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Kids Crochet: Projects for Kids of All Ages Hardcover – May 1, 2005
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From School Library Journal
Grade 4-8–In this handsomely designed volume, a combination of softly hued illustrations, sharp, colorful photos (including dozens of full page), and step-by-step instructions clearly guides young people (including "lefties") through 15 projects. All aspects of crocheting are covered: yarns, tools, hooks, size, sides, rows, attaching a new color, borders, texture, increasing/decreasing, stitches (chain, single crochet, woven, rib). Handcrafted items include a neck cozy, tool pouch, friendship cuffs, patchwork poncho, triangle-square quilt and pillow, and critter cushions. Boxed text provides useful information on winding a ball of yarn, weaving in tails, sewing on a button, keeping track of rounds, etc. Along with Susan O'Reilly's Knitting and Crochet (Thomson Learning, l994), this title is a good choice for craft collections.–Augusta R. Malvagno, Queens Borough Public Library, NY
Copyright © Reed Business Information, a division of Reed Elsevier Inc. All rights reserved.
Gr. 4-7. Here's another beautiful crochet book to join Jane Davis' Crochet: Fantastic Jewelry, Hats, Purses, Pillows & More (2005). This, too, has projects that kids will really enjoy making: hats, a poncho, a pillow, a scarf, bags, toys, and head and wrist bands. What will especially entice children are the sharply reproduced color photographs, which make the projects pop. Also excellent are the attractive drawings showing crochet basics. This offers some extra bang for the buck with sidebars providing instructions for more-complicated crochet techniques and information about subjects such as crochet around the world. Both boys and girl are shown enjoying the craft. Ilene Cooper
Copyright © American Library Association. All rights reserved
Top customer reviews
Although weaving seemed a good place to begin, exposing the girls to domestic crafts grew as an idea. I started skipping through the internet, looking for kid friendly books and tools.
I bought this book, Kids Crochet, with the intention of sending it to them later . . . I was committed to the looms and, really, one craft at a time, is best. Two craft projects would have overwhelmed them. I'm still going to send the Kids Crochet book later, either for Valentine's Day, Easter or their summer birthdays . . . after buying another for myself.
I learned to crochet in 5th grade through a friend. Crocheting in the late 1950s is not what it is today and the 'projects' generally reserved for children were useless and discouraged any further interest in this craft. Frankly, the same criticism applies to all crafts taught children during the 50s, including the granddaddy of them all: the gimp lanyard. Furthermore, if anyone should stumble upon a project book for kids crocheting that was written during the middle of last century, one would assume that kids had no taste, no preferences, no voices of their own.
Kids Crochet is a beautifully illustrated book featuring photos of attractive and happy kids (boys as well as girls) making and wearing crocheted items. The book begins by telling left-handed kids how to adapt the instructions, then suggests kids try finger crocheting before using a hook. Smart moves. Next, it illustrates the various weights in which yarn is made and teaches kids how to wind yarn into a ball. It briefly discusses the sources for yarn, then suggests tools hobbyists might need and explains how crochet hooks are sized. Drawings accompany the text that explains how to create a chain stitch and single crochet. This is a boon for kids whose parents never learned and who don't have a grandmother who lives down the block.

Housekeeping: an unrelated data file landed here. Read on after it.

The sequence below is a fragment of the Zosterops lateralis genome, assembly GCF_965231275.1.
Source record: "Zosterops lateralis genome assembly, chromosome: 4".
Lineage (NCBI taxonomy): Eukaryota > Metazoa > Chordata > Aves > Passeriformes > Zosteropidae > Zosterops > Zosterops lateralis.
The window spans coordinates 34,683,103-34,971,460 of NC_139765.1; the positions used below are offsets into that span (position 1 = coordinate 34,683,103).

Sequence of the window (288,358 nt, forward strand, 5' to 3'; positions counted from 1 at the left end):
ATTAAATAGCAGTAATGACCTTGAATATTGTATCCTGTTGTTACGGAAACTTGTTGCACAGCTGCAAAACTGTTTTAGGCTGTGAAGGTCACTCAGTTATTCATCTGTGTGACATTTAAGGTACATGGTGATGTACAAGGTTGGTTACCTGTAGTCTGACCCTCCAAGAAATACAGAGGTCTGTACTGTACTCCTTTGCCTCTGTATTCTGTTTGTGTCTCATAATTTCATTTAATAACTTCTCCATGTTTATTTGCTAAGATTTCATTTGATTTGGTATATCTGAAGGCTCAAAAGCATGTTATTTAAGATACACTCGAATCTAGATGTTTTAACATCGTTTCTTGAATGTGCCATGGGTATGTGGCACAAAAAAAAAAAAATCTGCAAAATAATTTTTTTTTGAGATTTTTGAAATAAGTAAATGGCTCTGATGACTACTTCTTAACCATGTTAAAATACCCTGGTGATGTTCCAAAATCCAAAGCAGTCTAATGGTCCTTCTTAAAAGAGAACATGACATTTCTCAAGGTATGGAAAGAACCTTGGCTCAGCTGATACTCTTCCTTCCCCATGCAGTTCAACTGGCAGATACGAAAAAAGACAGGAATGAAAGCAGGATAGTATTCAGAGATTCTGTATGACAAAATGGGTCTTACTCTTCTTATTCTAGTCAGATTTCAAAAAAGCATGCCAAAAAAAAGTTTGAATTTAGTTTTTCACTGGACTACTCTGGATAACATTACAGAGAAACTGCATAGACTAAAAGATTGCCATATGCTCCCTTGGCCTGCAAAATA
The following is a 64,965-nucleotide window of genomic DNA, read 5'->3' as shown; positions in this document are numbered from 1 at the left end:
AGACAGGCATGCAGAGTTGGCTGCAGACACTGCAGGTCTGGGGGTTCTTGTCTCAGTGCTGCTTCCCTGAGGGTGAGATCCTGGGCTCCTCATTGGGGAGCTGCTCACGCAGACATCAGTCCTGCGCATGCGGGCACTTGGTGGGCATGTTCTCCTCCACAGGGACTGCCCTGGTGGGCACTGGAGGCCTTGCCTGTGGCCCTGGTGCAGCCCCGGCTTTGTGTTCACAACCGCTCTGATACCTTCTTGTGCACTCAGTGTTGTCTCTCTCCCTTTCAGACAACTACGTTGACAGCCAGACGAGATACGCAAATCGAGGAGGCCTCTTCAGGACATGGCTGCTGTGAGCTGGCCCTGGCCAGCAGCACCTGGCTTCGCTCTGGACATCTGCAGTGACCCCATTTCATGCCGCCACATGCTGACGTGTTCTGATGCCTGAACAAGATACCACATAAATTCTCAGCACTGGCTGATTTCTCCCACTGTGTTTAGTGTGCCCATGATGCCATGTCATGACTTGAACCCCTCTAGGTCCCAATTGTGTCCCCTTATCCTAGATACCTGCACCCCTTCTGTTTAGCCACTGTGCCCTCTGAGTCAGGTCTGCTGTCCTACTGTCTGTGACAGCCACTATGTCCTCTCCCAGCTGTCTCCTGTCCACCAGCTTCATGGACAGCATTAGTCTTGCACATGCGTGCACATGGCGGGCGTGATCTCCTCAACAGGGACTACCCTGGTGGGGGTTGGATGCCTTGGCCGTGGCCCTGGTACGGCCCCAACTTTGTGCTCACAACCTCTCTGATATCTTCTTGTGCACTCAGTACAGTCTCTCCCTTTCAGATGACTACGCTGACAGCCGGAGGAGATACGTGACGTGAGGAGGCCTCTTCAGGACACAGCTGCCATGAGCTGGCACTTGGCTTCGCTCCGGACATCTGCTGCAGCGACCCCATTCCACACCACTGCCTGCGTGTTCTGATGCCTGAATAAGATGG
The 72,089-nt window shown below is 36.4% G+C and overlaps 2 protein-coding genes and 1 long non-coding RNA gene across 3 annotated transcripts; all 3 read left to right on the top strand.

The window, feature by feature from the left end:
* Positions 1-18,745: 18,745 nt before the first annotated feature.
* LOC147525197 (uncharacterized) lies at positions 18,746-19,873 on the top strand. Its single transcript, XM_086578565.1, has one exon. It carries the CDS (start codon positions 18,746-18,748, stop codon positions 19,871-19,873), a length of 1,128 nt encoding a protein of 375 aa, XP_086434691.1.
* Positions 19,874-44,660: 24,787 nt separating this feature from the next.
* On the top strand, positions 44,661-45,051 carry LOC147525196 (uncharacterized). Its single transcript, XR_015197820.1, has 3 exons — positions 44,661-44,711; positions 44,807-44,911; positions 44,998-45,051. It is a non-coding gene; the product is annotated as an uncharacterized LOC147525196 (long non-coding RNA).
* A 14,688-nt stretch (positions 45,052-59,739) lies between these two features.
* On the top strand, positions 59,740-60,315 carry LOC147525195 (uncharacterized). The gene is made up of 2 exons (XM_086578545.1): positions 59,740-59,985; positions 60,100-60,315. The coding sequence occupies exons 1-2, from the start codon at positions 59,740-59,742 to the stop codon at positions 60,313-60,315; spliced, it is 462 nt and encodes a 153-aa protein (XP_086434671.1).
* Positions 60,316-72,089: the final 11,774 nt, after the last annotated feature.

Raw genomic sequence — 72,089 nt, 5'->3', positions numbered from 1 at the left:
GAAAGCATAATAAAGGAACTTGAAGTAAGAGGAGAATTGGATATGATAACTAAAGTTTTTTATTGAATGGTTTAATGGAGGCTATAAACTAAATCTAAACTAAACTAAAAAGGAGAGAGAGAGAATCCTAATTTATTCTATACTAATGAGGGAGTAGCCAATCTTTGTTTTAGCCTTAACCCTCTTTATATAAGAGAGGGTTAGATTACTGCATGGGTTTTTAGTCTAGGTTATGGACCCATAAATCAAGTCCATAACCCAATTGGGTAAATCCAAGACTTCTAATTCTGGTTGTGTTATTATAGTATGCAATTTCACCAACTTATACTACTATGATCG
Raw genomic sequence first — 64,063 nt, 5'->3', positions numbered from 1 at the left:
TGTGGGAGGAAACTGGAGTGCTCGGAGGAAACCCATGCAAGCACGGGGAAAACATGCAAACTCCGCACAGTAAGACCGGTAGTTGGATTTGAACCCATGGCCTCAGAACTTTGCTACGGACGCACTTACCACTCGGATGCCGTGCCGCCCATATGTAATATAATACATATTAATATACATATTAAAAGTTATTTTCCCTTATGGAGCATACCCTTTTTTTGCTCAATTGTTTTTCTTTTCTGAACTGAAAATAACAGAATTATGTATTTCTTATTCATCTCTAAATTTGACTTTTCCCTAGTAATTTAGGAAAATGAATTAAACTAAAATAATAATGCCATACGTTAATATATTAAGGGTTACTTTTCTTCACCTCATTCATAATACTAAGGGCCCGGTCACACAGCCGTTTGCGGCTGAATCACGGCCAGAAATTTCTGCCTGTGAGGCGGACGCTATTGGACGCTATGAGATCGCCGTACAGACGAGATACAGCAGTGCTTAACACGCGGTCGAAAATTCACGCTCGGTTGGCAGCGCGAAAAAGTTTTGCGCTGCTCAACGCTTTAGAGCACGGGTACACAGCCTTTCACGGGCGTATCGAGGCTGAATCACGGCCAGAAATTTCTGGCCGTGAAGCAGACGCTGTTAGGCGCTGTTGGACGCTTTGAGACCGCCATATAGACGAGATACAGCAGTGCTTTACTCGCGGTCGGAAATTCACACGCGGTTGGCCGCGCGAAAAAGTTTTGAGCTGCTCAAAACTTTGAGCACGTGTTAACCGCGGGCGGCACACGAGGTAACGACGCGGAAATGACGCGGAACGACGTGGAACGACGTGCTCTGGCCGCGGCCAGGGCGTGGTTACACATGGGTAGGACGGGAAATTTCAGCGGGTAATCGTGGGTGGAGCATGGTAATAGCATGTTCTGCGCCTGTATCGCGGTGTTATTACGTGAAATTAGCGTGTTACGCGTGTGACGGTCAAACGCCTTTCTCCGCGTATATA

The projects are both pretty and useful. There is no crocheting of doilies that no one but a great-great-aunt or the next door neighbor with an "authentic Civil War Era" decorating scheme would want. They include a fashionable neck cozy; a tool pouch (which could also be a small wallet or cosmetic bag); friendship bracelets; handbags; scarves; a poncho; a pretty headband; a quilt; several pillows; variations on a popular hat style and toys. The coup de grace is a sweater. In other words, the kids can make things for themselves as well as things they can give as gifts. Both are important. When a child develops a skill, the child wants to show it off. A doily? Yuck? A cozy and pretty hat a girl made for herself and decorated according to her taste? YES! Children also love giving things to others. The child who receives this book can make a teddy bear for her new born cousin or a birthday present for her mother, grandmother or BBF.
I can not recommend this book highly enough. But I will add a hint: give this book along with enough yarn to complete two projects (in colors the child likes) and the proper size hook. When adults give kids craft items, they frequently fail to give supplies for the second project. No wonder the child loses interest.
The book is hardcover and the pages are nice and thick. The only improvement I would make is have it spriral bound.
Overall, great beginner book with wonderful instructions, great projects, and beautiful images. When you gift, don't forget a crochet hook and a skein of yarn! They are going to want to start right away!